Liberty Global, the Denver-based international cable company controlled by industry legend John Malone, said that it is interested in pursuing deals with mobile carriers in Ireland and Poland and hopes to have agreements in hand by the end of the year.
On its Q4 earnings call with analysts, Liberty Global CEO Mike Fries said pursuing such deals was “high on our list” of priorities.
Liberty already has about 1 million cable and 120,000 mobile subscribers in Ireland through its Virgin Media unit. In Poland, its UPC Poland operation has about 3.3 million video, internet and telephone customers and 62,700 mobile subscribers through an MVNO agreement.
The Irish mobile market is dominated by three carriers -- Vodafone; Three Group, owned by international telecom conglomerate CK Hutchison; and Eir, owned by French billionaire Xavier Niel. In Poland, potential targets could include Deutsche Telekom, Orange, Play and Polkomtel. Liberty tried to expand its presence in Poland in 2018 with the purchase of Multimedia Polska for about $876 million, but abandoned that deal because of regulatory opposition and difficulties in coming to financial terms with the sellers.
Fries added that Liberty Global has been aggressive in the M&A space, completing more than $80 billion worth of transactions in the past five years, that allowed the company to exit or enter markets, depending on its scale. Most recently, Liberty Global’s agreement to merge its Virgin Media business with Telefonica’s O2 in a joint venture valued at about $38 billion is scheduled to close in the summer pending regulatory approval.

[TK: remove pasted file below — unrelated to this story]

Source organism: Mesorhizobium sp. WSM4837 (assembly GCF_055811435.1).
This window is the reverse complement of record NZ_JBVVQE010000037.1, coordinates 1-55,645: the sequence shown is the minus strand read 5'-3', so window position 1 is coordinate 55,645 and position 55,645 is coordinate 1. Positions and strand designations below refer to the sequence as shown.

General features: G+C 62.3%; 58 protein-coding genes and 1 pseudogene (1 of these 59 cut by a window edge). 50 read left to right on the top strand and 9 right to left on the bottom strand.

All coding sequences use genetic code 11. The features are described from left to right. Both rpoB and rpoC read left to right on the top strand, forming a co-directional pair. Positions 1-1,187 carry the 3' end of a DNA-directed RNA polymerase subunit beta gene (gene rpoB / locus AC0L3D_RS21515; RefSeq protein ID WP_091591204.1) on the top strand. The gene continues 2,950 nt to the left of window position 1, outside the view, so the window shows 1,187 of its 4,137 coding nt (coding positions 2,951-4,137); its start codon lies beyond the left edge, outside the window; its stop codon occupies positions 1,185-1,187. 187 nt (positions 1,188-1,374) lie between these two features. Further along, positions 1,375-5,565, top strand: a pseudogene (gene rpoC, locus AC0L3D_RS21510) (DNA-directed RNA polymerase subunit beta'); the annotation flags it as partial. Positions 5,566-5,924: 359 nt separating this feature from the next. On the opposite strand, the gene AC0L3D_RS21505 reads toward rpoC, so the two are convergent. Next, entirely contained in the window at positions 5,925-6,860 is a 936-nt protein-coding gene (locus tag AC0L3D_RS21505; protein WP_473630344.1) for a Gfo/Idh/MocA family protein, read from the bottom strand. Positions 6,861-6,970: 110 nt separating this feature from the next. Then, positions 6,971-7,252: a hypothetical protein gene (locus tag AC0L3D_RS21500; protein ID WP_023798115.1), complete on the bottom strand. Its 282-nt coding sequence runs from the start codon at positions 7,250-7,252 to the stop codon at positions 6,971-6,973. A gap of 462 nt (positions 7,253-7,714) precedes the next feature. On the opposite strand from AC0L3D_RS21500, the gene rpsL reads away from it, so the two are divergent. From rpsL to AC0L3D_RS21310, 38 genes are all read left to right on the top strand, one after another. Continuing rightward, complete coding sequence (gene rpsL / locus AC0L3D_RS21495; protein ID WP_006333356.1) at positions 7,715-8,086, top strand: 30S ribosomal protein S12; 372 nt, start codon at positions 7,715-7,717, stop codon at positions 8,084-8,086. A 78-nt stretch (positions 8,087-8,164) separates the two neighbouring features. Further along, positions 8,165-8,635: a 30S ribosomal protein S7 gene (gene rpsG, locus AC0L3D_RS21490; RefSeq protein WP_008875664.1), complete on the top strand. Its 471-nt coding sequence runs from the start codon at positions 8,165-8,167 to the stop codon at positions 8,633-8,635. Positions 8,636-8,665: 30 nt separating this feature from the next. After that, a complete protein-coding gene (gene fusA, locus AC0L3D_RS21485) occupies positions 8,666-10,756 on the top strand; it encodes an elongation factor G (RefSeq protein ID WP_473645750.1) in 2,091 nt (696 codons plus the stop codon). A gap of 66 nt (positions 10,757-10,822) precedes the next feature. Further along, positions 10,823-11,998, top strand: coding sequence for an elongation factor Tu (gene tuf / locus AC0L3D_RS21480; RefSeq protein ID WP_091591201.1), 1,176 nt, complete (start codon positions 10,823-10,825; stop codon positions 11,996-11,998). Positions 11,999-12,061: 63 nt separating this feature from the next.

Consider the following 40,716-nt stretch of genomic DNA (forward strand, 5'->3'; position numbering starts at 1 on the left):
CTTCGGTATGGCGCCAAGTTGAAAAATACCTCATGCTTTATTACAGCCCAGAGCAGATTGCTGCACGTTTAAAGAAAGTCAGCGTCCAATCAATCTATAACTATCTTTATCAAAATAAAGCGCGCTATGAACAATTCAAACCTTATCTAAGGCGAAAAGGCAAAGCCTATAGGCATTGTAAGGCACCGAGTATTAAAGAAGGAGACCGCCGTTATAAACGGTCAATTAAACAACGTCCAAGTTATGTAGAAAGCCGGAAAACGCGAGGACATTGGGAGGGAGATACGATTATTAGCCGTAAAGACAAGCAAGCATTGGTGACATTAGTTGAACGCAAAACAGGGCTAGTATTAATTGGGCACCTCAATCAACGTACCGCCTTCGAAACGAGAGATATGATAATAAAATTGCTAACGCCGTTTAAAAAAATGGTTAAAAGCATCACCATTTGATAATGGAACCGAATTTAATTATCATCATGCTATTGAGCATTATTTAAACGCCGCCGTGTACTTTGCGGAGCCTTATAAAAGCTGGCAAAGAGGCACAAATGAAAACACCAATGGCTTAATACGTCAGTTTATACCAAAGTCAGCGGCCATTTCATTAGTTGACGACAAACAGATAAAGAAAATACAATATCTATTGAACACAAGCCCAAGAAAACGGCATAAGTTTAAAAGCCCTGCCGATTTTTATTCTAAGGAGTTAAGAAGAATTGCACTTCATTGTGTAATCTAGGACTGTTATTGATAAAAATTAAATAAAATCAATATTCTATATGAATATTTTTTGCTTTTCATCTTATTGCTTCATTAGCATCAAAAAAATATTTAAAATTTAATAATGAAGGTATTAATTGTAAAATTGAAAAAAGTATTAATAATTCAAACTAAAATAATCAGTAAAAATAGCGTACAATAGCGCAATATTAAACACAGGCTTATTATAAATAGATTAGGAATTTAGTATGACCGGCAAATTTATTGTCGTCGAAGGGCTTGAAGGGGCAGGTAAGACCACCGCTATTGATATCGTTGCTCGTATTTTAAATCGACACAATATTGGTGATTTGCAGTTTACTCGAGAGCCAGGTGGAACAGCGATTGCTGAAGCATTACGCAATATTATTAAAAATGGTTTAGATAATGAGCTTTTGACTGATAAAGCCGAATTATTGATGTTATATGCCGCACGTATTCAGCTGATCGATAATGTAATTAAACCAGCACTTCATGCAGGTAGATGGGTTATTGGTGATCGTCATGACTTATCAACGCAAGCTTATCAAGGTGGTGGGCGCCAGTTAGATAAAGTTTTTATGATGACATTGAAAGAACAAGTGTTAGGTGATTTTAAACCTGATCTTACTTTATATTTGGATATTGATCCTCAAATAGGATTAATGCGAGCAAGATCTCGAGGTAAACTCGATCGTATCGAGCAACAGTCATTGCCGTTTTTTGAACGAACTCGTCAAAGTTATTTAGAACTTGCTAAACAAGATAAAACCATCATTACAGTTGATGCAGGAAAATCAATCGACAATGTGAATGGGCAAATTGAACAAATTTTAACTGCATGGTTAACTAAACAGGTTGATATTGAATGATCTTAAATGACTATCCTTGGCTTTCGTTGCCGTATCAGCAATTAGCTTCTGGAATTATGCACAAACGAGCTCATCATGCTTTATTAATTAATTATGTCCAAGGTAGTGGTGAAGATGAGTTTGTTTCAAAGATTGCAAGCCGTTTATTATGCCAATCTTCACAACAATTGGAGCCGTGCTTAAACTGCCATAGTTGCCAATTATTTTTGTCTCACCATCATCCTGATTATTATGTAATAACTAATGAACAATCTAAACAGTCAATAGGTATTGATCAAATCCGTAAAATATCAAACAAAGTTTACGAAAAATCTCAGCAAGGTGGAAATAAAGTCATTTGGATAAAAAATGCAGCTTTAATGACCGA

“I think the way we’ve done it depends on the market - we either exited, bought or merged, and we think in all cases we’ve done the right thing, so we now have the number one or two player in these markets and that gives the scale to be, I would say, opportunistic and creative," Fries said on the call.
Ireland and Poland, where Fries said Liberty Global hasn’t had the same M&A activity, will be looked at closely, especially in the fixed mobile space.
“The markets that we haven’t yet done anything in, Ireland and Poland for example, of course we’re going to continue to evaluate what the right long-term future for those markets is in terms of their strategic footprint and whether there’s a fixed mobile opportunity, so you should assume that that’s high on our list,” Fries said. “It would be surprising to me if we ended 2021 without continued transformation even in those two markets, whatever that might look like.”
In 2020, Liberty Global said revenue declined 1.5% to $12 billion and EBITDA fell 3.9% to $4.9 billion. In the UK and Ireland, where broadband customers increased by 100,000 for the year, revenue was flat at about $6.6 billion.
Michael Farrell is senior content producer — finance.
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